view (B) show that at (*t*_{0}) there is no voltage across the coil
(*v*_{L} is zero), there is no voltage across the resistor
(*v*_{R} is zero), and there is no current flowing (*i* is zero).

The waveforms show the above conditions remain unchanged until time one
(*t*_{1}). At *t*_{1} the switch is thrown to the
number two (2) position. At this instant the current will attempt to increase
to its maximum Ohm's law value, in this case:

The current attempts to attain a value of one amp (1 A) in zero elapsed time.
Thus, the current is undergoing its maximum rate of change (roc) at this
instant (*t*_{1}). At the exact instant (*t*_{1}),
there is a simultaneous displacement of electrons in all parts of the circuit,
and while this displacement is immeasurable as a current flow, it does cause
the coil to produce a back EMF which is almost equal to the EMF of the source
(*V*_{b}). An inspection of the waveforms (figure above, view B)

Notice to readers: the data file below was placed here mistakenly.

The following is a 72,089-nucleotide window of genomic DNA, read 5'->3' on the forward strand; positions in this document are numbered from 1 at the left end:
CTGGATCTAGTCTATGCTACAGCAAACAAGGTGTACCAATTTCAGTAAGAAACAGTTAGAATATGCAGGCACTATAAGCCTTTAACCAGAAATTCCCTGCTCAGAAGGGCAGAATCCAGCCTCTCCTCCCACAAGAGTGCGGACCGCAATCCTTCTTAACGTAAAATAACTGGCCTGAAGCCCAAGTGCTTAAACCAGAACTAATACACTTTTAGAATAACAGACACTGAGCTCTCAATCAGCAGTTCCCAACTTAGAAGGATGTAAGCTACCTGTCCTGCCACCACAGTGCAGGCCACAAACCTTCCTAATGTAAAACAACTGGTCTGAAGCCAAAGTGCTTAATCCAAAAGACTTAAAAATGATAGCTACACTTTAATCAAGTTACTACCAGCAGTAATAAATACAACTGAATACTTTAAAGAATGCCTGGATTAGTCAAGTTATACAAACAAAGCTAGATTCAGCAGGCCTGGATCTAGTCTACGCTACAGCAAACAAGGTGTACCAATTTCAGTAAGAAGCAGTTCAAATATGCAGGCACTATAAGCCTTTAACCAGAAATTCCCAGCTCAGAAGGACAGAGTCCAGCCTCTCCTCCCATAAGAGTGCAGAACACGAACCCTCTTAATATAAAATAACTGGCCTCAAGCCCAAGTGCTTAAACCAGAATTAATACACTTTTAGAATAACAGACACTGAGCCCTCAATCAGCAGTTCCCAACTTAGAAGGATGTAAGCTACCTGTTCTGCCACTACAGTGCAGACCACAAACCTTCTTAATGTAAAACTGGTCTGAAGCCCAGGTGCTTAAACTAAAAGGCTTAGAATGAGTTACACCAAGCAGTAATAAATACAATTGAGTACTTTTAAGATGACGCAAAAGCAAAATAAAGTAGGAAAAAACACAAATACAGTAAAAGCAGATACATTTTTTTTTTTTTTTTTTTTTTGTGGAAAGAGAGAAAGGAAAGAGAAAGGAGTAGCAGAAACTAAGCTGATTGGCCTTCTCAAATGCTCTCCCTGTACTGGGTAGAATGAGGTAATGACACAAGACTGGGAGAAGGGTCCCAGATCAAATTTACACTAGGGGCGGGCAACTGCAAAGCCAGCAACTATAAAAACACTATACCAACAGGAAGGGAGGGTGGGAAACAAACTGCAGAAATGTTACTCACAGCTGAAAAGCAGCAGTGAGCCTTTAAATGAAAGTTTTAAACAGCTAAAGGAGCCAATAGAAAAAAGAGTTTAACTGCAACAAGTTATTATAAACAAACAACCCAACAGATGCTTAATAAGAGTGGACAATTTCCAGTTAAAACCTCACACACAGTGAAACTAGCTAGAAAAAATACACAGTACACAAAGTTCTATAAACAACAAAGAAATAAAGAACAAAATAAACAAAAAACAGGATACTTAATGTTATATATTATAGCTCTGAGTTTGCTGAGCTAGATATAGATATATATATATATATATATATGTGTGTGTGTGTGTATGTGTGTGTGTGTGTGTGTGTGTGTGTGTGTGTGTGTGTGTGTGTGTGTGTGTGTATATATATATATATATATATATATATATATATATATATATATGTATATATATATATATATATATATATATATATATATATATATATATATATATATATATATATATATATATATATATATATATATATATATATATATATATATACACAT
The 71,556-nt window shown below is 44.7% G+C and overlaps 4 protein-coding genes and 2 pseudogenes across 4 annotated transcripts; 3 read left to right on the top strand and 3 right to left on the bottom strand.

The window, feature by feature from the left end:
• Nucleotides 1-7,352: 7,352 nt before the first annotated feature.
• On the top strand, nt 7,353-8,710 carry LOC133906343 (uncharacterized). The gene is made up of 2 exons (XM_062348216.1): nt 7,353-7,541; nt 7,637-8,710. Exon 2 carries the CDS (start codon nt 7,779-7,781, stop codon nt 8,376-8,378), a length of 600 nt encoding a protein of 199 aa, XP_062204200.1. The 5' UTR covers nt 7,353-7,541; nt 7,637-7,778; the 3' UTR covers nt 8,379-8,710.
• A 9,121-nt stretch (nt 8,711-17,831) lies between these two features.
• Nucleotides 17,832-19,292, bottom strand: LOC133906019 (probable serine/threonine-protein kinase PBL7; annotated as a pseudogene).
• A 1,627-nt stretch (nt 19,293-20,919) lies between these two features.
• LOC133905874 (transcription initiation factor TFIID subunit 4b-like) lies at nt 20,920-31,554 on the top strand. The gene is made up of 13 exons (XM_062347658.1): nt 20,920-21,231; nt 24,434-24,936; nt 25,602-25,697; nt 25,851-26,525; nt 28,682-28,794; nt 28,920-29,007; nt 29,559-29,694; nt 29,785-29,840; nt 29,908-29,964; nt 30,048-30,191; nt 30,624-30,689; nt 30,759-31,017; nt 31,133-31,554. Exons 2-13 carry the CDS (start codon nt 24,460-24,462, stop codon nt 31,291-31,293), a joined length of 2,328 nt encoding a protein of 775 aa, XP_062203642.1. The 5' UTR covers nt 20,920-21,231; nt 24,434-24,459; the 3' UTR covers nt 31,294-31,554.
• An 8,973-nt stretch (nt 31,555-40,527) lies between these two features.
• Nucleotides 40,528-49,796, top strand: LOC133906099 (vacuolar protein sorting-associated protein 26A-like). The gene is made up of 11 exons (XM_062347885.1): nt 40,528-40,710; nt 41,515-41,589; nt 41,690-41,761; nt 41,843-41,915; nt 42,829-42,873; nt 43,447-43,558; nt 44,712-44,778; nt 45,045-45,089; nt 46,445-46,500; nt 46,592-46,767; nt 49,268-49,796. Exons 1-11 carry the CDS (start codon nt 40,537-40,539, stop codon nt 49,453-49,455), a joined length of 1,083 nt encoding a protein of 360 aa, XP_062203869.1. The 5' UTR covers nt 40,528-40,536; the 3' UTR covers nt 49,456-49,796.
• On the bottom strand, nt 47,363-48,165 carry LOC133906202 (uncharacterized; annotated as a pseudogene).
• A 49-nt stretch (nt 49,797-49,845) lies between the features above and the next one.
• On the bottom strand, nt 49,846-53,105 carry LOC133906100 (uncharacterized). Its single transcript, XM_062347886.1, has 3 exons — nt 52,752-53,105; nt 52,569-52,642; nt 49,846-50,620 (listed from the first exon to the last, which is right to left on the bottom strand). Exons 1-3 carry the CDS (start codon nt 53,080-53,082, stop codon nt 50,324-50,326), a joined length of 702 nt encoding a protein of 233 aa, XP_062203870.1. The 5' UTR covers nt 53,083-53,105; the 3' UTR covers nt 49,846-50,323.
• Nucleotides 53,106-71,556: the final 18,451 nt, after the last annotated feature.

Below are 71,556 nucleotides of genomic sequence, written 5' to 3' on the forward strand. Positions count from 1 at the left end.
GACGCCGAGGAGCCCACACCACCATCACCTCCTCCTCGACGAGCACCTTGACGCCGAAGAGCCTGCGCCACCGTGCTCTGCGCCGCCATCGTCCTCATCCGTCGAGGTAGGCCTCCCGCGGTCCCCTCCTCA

will show the above statements in a graphical form. At
*t*_{1}, *v*_{L} (back EMF) has increased to nearly
the source value, *v*_{R} shows no measurable voltage drop, and
*i* shows no measurable amount of current flow. A brief instant of
time after *t*_{1}, current flow starts and a measurable drop
occurs across *R*. As part of the source voltage is now dropped
across the resistor, less voltage is applied to the coil. As a result, a
decrease of back EMF occurs which permits an increase of current.

Going back to t1, it was mentioned that the rate of change of current (roc) was maximum. This can be proven by computing the rate of change of current at various instants of time as follows: